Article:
I was holding my personal copy of the book at the time; it had been considerably annotated and autographed by the many contributors who were as proud of the volume as I was. Without me asking, Heinlein took my copy of Who Killed Science Fiction? from me, opened it to page 13, and wrote a big “Robert A. Heinlein” over the Anonymous No. 1 byline. Tardy largess for the peons….

    By 1962, I had reached the absolute limit of my personal capabilities as far as producing anything within the field of science fiction was concerned. I was stretched so far in so many different directions it was touch and go, from day to day, how much of it, if any at all, I might be able to bring to fruition. Heinlein figured rather prominently in all of this, and became increasingly more and more a painful thorn in my side.

    Everyone and their brother remotely connected to science fiction was hitting on me for something…some very extra special little private service that would improve their condition immeasurably and only take up just so much more of my time. I was secretly and not so secretly producing books for a couple of anthologists under their names, and writing all their blurb copy as well.

    Playboy was one of the biggies making demands on my time, and Spec (A.C. Spectorsky) was my connection at the magazine. The first time he ever phoned me was a real stunner; it was all I could do to try to act normal and not scream in delight. Spec was clearly phoning for Hugh Hefner, which worked well enough for me. Whenever he wanted anything, Spec phoned me, and whenever I wanted anything, I phoned him. (This all worked out rather well. Because of Spec, and Hefner, I met such hero types as Shel Silverstein, who played his guitar and sang the damnedest songs by the hour, Jules Feiffer--always a delight--my real, real hero, LeRoy Neiman, and many others.)

    Secretly it was quite a thrill for me, thinking I had a friend right at the top of Playboy. Actually, and I certainly didn’t share it with Spec, I knew grunt-level employees throughout the Playboy operation. The grapevine was fantastic; I felt like I knew everything going on around there for a while.

    I had already been working as an editor for sexless pornography with A.J. Budrys, the boss at Regency Books, and the front for Bill Hamling’s smut book operation for some time. Hamling was Hefner’s arch-wannabe-rival and former friend (they had worked together at Today’s Man), therefore it was politically expedient for Hefner and myself to remain separated as much as possible. Spec and I actually discussed this separateness and we both agreed it would be much better for me to maintain it.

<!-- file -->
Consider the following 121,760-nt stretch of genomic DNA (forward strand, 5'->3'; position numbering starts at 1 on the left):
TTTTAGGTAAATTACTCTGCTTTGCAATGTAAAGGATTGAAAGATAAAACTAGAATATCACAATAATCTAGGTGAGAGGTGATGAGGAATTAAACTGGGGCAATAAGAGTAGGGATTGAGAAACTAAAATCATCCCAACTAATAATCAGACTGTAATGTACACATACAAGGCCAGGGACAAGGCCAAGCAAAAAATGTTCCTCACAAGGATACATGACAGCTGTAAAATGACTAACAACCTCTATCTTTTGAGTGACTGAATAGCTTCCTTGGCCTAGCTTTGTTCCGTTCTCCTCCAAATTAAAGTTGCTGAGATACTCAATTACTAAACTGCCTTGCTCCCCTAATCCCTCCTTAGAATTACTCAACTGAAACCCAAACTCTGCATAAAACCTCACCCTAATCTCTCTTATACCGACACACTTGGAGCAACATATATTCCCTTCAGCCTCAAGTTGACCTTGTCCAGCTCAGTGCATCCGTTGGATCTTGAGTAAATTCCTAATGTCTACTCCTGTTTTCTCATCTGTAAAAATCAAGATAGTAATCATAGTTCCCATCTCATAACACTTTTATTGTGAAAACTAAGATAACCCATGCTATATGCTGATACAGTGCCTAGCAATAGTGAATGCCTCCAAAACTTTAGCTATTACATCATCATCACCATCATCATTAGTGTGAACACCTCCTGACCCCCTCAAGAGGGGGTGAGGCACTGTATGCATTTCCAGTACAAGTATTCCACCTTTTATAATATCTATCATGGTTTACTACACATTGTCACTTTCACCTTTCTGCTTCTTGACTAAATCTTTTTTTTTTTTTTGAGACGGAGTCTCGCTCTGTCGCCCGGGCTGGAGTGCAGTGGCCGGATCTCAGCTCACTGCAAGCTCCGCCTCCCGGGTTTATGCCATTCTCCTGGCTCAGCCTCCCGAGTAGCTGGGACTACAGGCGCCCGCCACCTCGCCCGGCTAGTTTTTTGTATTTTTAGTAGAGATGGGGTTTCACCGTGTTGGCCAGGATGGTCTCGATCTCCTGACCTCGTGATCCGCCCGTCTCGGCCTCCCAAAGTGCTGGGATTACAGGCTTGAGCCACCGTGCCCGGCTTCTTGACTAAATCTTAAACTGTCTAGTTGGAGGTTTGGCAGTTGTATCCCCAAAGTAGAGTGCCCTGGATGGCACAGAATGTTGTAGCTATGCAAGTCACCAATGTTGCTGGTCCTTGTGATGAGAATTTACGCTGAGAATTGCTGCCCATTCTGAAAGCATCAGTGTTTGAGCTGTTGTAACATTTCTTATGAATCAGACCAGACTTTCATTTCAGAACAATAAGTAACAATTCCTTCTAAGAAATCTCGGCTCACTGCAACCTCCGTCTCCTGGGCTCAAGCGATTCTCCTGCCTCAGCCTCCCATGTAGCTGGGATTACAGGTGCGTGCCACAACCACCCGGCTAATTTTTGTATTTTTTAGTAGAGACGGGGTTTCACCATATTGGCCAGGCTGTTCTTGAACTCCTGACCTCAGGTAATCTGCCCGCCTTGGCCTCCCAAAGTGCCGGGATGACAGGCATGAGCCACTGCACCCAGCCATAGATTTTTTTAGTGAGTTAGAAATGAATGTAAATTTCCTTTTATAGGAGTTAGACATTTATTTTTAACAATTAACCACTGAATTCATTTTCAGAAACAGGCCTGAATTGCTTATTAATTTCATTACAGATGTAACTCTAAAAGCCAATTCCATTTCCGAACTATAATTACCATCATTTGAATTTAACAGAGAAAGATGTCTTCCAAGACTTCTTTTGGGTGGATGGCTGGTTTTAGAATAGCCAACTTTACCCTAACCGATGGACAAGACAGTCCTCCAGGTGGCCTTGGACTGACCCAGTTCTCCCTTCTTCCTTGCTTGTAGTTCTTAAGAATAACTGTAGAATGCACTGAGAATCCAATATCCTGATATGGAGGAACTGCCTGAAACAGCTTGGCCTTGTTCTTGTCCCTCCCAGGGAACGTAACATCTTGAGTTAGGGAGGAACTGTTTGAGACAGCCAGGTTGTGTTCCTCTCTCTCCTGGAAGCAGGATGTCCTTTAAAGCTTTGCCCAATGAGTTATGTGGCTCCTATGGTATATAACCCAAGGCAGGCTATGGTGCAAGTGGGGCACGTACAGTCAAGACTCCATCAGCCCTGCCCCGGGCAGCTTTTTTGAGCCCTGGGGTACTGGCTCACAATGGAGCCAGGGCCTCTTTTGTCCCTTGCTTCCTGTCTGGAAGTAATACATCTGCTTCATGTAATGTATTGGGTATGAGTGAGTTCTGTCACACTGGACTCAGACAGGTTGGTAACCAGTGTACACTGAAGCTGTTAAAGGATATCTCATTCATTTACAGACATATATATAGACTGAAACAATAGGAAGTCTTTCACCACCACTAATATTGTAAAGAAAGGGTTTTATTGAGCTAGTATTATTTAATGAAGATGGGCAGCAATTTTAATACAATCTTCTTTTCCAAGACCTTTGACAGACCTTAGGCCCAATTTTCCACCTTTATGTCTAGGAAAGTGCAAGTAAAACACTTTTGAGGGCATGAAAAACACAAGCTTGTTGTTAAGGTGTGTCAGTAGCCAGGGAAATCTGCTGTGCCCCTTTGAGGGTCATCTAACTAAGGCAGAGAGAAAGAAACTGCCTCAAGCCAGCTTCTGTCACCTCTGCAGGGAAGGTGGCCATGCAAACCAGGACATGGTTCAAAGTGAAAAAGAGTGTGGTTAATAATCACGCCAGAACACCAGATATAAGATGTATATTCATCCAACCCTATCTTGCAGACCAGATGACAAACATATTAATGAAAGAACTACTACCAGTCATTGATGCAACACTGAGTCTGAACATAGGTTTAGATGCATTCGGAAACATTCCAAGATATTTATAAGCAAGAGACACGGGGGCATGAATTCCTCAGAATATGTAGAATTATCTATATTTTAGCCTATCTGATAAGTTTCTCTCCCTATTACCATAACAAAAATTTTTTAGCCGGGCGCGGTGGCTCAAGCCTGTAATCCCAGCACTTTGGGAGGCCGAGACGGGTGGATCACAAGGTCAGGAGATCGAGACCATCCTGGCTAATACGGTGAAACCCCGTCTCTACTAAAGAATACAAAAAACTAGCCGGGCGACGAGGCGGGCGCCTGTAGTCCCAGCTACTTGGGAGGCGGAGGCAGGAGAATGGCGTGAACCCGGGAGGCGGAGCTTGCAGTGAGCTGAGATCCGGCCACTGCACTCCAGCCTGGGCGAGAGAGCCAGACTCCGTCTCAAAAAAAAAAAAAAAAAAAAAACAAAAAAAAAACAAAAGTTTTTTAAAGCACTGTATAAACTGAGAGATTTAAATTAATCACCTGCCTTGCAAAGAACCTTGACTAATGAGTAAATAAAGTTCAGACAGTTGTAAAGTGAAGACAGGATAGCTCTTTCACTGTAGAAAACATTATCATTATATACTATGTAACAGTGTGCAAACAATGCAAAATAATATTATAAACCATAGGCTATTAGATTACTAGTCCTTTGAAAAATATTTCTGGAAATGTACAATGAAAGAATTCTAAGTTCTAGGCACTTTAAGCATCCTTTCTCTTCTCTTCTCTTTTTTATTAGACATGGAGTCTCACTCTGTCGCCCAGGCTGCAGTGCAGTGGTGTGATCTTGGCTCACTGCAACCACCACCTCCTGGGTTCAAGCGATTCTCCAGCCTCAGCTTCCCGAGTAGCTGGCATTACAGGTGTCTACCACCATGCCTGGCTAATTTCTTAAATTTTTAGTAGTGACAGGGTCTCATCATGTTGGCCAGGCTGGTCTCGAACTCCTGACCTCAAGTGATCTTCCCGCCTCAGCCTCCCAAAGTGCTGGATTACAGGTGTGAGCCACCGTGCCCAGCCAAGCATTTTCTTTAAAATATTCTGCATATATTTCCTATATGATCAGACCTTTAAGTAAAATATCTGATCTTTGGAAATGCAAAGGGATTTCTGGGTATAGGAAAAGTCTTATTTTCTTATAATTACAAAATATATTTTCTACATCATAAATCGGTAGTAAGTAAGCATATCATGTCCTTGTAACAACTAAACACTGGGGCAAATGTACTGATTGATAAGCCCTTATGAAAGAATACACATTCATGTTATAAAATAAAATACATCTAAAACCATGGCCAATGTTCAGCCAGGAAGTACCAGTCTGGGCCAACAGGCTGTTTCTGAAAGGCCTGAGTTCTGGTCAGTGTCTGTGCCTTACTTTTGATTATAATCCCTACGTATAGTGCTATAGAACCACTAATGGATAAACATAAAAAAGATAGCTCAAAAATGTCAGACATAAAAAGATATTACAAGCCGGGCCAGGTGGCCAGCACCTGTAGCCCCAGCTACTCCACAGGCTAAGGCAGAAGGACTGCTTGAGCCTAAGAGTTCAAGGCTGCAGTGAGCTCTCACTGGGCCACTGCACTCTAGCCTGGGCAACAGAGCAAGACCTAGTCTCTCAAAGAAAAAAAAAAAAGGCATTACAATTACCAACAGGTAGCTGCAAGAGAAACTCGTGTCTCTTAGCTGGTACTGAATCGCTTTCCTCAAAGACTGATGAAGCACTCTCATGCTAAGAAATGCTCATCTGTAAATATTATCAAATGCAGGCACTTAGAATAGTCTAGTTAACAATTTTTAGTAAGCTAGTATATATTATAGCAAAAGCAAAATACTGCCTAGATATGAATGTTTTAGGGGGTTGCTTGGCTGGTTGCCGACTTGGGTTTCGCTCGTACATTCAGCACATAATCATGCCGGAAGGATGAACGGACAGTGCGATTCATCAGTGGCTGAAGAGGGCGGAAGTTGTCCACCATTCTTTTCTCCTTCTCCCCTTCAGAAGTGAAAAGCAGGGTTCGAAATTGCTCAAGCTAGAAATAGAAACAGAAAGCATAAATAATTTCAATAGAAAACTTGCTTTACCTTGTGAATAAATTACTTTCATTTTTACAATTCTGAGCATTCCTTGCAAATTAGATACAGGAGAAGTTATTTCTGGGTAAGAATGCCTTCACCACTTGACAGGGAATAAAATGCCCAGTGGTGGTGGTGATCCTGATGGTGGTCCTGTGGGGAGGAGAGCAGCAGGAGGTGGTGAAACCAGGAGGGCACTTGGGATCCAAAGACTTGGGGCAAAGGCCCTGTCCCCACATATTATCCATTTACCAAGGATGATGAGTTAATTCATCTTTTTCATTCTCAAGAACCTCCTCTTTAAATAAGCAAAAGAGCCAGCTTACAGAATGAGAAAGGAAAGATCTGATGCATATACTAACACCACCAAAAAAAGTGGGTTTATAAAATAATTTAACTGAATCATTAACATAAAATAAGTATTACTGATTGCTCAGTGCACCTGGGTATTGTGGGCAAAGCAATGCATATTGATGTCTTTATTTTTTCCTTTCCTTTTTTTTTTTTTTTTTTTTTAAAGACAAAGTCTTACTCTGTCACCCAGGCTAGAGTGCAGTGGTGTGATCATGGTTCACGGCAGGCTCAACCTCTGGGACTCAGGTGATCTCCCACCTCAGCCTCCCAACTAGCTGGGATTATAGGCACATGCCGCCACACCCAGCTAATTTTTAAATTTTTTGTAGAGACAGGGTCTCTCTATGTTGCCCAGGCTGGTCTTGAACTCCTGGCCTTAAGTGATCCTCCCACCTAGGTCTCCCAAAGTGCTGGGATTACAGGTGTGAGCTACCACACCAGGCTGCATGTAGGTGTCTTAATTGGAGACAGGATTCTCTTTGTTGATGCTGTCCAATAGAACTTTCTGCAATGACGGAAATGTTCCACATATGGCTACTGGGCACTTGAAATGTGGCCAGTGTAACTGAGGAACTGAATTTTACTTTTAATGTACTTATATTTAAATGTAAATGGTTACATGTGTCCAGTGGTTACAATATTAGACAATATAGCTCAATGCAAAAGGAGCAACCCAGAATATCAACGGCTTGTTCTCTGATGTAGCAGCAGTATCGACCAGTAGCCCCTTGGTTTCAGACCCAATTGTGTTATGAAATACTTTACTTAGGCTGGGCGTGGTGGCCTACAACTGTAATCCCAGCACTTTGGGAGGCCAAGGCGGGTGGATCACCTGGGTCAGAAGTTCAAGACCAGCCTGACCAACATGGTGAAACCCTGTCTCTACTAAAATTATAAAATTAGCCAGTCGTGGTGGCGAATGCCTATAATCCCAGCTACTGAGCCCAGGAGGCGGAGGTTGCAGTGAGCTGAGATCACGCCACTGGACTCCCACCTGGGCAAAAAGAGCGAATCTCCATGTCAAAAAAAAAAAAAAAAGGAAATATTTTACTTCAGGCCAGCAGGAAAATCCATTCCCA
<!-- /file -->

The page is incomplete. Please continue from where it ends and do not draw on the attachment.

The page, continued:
Spec wanted a lot and it took up a lot of time satisfying him, or Hefner, for whom he spoke. Murray Fisher was Spec’s gopher and, coincidentally, one hell of a walking pharmacy. “The Fish” could pull the most incredible drugs out of the pockets of his nicely tailored three-piece suit: “How do you feel? Wanna upper? A downer? How about a line? Oh, I know, do a Dexie.” Only in those days, even though I was an apprentice Prince of Pornography at least, I was strictly Johnny Straight Arrow, Mr. Moral the Wussy Man in every direction. No drugs for me at all, thank you! Wussy!

    Spec wanted an interview set up with Heinlein and suggested questions and topics to query him on. Spec wanted a symposium on science fiction to be staffed, including Heinlein, and topics to be considered. Spec wanted a special party staffed at Hef’s mansion that included Heinlein….

    And every time I would contact Heinlein for anything, his price to me would go up higher and higher as if he was gaining physical pleasure from deliberately taunting me. It got to the point where he seemed to be eagerly awaiting my next pass-on message as if there were something personal in it for me.

    It was incredible the extent he would go to be adored, in his opinion. It was very easy for the adorer to goof up and not please him at all, and be “disremembered” in the blink of God Heinlein’s eye.

    All these special requests from special people really got in the way of putting on a good science fiction convention.